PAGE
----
Remember my last post? The one with the Semmelknödel, where I told you I wasn't an expert in cooking dumplings? Well, I am definitely an expert in cooking Blaukraut (not that I'm gloating here). Blaukraut literally translates into "blue cabbage" and the name is mainly used in southern Germany. Most areas in Germany though either call this Rotkraut or Rotkohl which means "red cabbage". I've been cooking Blaukraut for probably 20 years and by now I don't even need a recipe anymore. I usually don't measure my ingredients and know exactly just what and how much to add to achieve a consistent tasting cabbage each and every time. However, just for you, my wonderful blog readers, I had my kitchen helper (my daughter) write down everything I did as I went along.
Most Americans are familiar with Sauerkraut and while we Germans do tend to eat that a lot (and no, we don't wear "Lederhosen" all day long), Blaukraut is cooked just as often and is another treasured German recipe that most families cook quite frequently. Blaukraut is so versatile and can be served alongside many dishes like German dumplings, Spaetzle, or mashed potatoes. In restaurants it is a given that it is served with Sauerbraten, venison, boar and goose. I've always loved Blaukraut and we had it a lot growing up since red cabbage was bountiful every year from my parent's and grandparent's vegetable gardens. Cabbage tends to be ready for harvest in the fall and we mostly ate this throughout the colder months. My mom would cook several cabbage heads at a time and freeze the leftovers, which works beautifully.
Cooking Blaukraut is fairly easy as long as you consider a few simple steps. You can shred the cabbage by hand, but if your knife skills aren't that great, go ahead and use a mandolin or the shredding blade of a food processor which will always give you consistent results. I find it also very important to "layer" my cabbage while cooking it. 2-3 layers are sufficient and each layer will receive lots of love from the ingredients, which will ensure a great tasting side dish. Not many ingredients are needed, but it does call for vegetable bouillon cubes which impart great flavor. A good tasting sweet apple (like pink lady) is also important, and while I love Granny Smith for most of my baking, they are too tart for this recipe. Last, but certainly not least, a little bit of a good tasting red wine is added (do not use cooking wine!) which along with the vinegar doesn't add flavor, but also helps preserve the beautiful color of the cabbage.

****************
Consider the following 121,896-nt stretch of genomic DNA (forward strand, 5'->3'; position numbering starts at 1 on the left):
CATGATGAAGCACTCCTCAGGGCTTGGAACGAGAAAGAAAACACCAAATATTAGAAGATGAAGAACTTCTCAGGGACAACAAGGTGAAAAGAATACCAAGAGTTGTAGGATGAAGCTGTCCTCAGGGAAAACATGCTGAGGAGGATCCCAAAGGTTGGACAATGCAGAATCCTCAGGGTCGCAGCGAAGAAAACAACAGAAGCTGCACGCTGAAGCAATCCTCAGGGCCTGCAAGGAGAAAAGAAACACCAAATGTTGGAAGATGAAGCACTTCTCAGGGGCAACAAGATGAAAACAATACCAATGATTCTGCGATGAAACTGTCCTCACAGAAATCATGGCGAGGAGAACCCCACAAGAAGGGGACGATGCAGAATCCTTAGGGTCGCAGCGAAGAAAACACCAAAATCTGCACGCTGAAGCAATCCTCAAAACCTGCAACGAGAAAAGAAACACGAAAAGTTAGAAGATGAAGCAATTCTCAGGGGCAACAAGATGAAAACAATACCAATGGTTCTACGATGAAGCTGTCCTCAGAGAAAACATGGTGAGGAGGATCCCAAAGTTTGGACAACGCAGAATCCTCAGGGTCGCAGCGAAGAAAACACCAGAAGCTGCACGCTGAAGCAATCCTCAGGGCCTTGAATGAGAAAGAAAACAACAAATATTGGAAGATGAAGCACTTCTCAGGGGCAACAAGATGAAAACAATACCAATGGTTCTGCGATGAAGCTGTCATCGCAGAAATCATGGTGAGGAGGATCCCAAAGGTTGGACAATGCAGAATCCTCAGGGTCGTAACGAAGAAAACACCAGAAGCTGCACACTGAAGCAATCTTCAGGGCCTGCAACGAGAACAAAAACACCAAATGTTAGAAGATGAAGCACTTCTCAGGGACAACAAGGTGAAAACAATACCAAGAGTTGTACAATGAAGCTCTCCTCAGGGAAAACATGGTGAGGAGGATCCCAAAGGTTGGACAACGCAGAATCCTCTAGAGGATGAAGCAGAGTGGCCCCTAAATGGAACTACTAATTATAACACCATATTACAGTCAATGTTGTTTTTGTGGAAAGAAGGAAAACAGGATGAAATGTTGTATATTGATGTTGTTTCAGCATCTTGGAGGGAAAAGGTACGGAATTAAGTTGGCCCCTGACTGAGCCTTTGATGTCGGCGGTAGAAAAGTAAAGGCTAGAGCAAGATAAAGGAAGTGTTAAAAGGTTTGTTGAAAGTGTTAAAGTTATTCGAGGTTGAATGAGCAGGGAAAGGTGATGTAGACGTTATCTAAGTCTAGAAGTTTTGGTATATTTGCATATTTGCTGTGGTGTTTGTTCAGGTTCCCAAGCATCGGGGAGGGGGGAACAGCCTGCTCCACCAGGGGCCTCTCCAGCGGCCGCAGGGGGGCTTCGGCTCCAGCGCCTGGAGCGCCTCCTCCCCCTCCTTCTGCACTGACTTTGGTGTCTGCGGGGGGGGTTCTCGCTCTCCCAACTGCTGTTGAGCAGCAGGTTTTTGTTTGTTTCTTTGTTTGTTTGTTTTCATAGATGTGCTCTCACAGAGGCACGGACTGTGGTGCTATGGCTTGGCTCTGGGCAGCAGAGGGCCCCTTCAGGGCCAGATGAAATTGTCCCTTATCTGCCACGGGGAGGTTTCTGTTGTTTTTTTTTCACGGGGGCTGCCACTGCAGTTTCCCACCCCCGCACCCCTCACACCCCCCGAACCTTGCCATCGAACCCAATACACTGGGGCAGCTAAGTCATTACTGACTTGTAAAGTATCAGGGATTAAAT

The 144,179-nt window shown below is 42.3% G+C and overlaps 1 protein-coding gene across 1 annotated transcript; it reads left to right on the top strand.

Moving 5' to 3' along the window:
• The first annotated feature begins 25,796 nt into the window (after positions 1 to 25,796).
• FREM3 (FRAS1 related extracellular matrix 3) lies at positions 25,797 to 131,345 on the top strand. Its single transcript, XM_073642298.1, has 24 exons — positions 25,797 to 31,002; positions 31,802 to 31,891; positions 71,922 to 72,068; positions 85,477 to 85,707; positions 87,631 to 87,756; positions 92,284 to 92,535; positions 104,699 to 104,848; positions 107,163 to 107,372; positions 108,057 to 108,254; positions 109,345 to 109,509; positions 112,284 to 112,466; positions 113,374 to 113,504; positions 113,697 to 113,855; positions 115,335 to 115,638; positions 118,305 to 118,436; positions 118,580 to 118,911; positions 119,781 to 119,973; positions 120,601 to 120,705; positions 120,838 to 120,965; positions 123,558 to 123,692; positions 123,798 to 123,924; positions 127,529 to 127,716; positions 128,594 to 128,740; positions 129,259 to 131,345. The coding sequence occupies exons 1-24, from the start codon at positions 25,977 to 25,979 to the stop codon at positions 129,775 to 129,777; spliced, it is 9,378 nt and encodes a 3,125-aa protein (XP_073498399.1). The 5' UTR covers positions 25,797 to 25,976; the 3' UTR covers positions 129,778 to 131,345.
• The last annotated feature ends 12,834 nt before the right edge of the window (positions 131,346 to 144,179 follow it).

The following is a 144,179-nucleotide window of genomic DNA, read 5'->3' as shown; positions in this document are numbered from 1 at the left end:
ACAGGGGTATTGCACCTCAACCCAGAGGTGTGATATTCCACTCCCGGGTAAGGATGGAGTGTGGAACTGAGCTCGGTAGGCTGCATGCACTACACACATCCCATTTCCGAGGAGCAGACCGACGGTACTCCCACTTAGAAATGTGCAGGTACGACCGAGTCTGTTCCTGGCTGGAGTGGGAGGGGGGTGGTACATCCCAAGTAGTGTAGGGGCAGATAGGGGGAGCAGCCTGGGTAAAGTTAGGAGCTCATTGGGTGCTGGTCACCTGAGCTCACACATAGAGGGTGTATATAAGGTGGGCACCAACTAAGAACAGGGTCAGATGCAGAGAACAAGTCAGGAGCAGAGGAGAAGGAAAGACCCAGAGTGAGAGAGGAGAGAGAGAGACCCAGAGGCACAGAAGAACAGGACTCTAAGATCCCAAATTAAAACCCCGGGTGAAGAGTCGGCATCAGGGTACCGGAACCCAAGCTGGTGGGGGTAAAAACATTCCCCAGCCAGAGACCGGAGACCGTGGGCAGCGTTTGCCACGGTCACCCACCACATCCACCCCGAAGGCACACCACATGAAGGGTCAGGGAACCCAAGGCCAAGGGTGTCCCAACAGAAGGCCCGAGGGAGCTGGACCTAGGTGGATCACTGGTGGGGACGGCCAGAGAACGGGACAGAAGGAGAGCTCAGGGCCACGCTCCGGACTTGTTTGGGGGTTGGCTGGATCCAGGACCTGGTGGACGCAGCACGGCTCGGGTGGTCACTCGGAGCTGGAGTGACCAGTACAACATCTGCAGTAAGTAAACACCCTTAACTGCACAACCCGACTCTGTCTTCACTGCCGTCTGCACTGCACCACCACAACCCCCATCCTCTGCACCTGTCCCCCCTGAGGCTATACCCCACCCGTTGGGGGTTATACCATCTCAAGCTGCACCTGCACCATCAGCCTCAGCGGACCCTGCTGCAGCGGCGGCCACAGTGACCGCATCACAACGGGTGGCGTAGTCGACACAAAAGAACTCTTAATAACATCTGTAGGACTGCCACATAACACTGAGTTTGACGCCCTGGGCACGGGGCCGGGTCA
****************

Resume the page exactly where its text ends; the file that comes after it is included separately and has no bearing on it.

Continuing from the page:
This time around I served the Blaukraut with my German Sauerbraten and Semmelknödel, but it is a wonderful side dish that is tasty alongside all kinds of meals and goes extremely well with a beef pot roast. My family (including the kids) love this recipe and so has every guest that has ever had it served in our house. I know, strong statement, but it is just that good!
Blaukraut (German Red Cabbage)
(adapted from "my family")
1 medium head red cabbage, shredded
1 tablespoon olive oil
1/3 cup red wine
1/2 medium onion, finely chopped
1 apple, peeled, cored and finely chopped
2 vegetable bouillon cubes
4 tablespoons apple cider vinegar
1 teaspoon sugar
1 cup water
Kosher Salt and Pepper
Heat olive oil in a large pot over medium heat. Add the onions and saute until translucent. Add the 1/3 cup of red wine. Add 1/2 of the shredded cabbage, 1/2 of the apple, 1 bouillon cube, 2 tablespoons vinegar, 1/2 teaspoon of sugar, 1/2 cup of water, season with 1/2 teaspoon of salt and 1/8 teaspoon of pepper. Repeat the layer adding the other half of the ingredients in the same fashion.
Give a quick stir, cover and simmer for about 20 - 30 minutes or until the cabbage is soft. At this point stir, taste for seasonings and adjust if a little more salt and pepper is needed.